As we were writing Line and Orbit, I was becoming aware of the noble savage trope, of how not-good it is, and also of how pervasive it is, of how it touches a more profoundly culturally ingrained story that white Westerners like to tell ourselves and have been telling ourselves since we started ruining other continents. It’s one of those deep stories, those folktales that show up everywhere. It’s the Hero’s Journey of white colonialism.

So I was at least sort of aware of it. To some degree, I was conscious of the alignment to it in the book. I hoped to subvert it in some ways – Adam is not much in the way of a super-Bideshi, he doesn’t do everything they do but much better, but that’s not all there is to the trope, and now, looking back on it, I have to concede that if we were trying to subvert it, we weren’t entirely successful. It’s there, and it’s not being questioned particularly hard, if at all.

Are you ready for the irony? I hate that trope. I fucking hate it. True fact: Avatar came out halfway through writing the book, and I think my exact words were “oh, fuck no.”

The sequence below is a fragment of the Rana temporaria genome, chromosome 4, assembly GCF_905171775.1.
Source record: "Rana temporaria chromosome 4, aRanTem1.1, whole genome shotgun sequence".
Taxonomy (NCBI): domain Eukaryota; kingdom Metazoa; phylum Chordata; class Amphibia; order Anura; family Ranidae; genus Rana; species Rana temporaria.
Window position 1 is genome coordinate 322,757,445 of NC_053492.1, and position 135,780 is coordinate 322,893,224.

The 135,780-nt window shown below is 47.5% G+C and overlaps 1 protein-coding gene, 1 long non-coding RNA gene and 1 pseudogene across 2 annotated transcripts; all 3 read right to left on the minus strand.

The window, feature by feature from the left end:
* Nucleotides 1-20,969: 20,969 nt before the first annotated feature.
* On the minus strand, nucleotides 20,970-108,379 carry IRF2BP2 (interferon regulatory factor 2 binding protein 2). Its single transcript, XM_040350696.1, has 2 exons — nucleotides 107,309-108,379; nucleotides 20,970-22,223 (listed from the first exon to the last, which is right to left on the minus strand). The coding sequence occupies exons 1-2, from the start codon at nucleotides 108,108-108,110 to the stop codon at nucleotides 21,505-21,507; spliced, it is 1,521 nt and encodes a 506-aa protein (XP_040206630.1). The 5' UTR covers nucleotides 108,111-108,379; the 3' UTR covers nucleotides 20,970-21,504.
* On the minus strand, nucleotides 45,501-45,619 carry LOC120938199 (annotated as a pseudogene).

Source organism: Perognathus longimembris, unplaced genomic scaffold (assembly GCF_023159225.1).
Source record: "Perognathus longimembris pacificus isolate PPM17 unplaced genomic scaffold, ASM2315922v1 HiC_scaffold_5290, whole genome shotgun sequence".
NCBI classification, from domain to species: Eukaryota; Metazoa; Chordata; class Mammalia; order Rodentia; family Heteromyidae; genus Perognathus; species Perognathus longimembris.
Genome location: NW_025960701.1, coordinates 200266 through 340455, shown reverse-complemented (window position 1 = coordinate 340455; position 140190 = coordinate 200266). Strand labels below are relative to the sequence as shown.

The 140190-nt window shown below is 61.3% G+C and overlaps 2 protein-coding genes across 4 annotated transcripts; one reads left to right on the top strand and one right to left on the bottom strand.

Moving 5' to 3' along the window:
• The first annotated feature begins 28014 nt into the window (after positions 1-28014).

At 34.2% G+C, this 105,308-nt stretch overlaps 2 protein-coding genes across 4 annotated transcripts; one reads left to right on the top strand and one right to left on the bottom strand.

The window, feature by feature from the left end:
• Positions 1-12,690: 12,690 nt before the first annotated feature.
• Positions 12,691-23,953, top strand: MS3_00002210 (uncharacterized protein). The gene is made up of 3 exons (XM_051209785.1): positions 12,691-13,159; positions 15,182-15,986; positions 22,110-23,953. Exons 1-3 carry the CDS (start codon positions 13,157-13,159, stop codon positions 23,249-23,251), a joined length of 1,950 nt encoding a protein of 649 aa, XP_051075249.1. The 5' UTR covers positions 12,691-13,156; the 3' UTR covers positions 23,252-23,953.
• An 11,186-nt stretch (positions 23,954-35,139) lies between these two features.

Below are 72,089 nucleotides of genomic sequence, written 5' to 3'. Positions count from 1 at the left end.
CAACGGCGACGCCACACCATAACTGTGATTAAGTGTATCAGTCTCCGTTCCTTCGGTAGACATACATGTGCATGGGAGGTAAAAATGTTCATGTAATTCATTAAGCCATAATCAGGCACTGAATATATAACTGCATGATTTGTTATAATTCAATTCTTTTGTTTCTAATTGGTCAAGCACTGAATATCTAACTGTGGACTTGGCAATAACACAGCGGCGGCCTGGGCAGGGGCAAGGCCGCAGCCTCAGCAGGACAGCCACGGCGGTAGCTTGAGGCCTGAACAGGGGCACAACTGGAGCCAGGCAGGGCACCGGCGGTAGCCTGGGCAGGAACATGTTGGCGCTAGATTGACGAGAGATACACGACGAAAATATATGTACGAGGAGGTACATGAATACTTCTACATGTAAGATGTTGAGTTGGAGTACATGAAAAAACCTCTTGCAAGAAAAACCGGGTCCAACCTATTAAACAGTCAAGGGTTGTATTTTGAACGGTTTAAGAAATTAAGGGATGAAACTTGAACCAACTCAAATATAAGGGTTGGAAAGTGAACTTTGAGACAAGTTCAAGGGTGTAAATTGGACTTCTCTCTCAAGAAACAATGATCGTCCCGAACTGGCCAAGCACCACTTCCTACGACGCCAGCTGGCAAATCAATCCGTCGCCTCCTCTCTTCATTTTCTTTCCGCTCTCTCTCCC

And yet it’s there. I love the Bideshi so much, I love those characters and that world, they’re so dear to my heart, but I’m looking at it, and… Yep.

This is the great irony of subtle racism and the colonialism that is its ugly sibling. Even if you hate it, even if you want to end it, it works its way in there. It’s insidious. It’s a cultural disease, a miasma in the air that we – that I – have been breathing since I was born. And if you’re privileged, especially if you’re white, it’s deep in you, so deep – so in the roots, as Ixchel would say – that it can take a lifetime to dig it out, and before you can do that you have to see all of it, which is nearly impossible.

But you have to try. If you don’t, you don’t grow. We only grow with friction. We only evolve when someone or something comes along and makes us do so.

So now I’m faced with a choice. I can ignore that it’s there and carry on as before, or I can look harder, try harder, grow.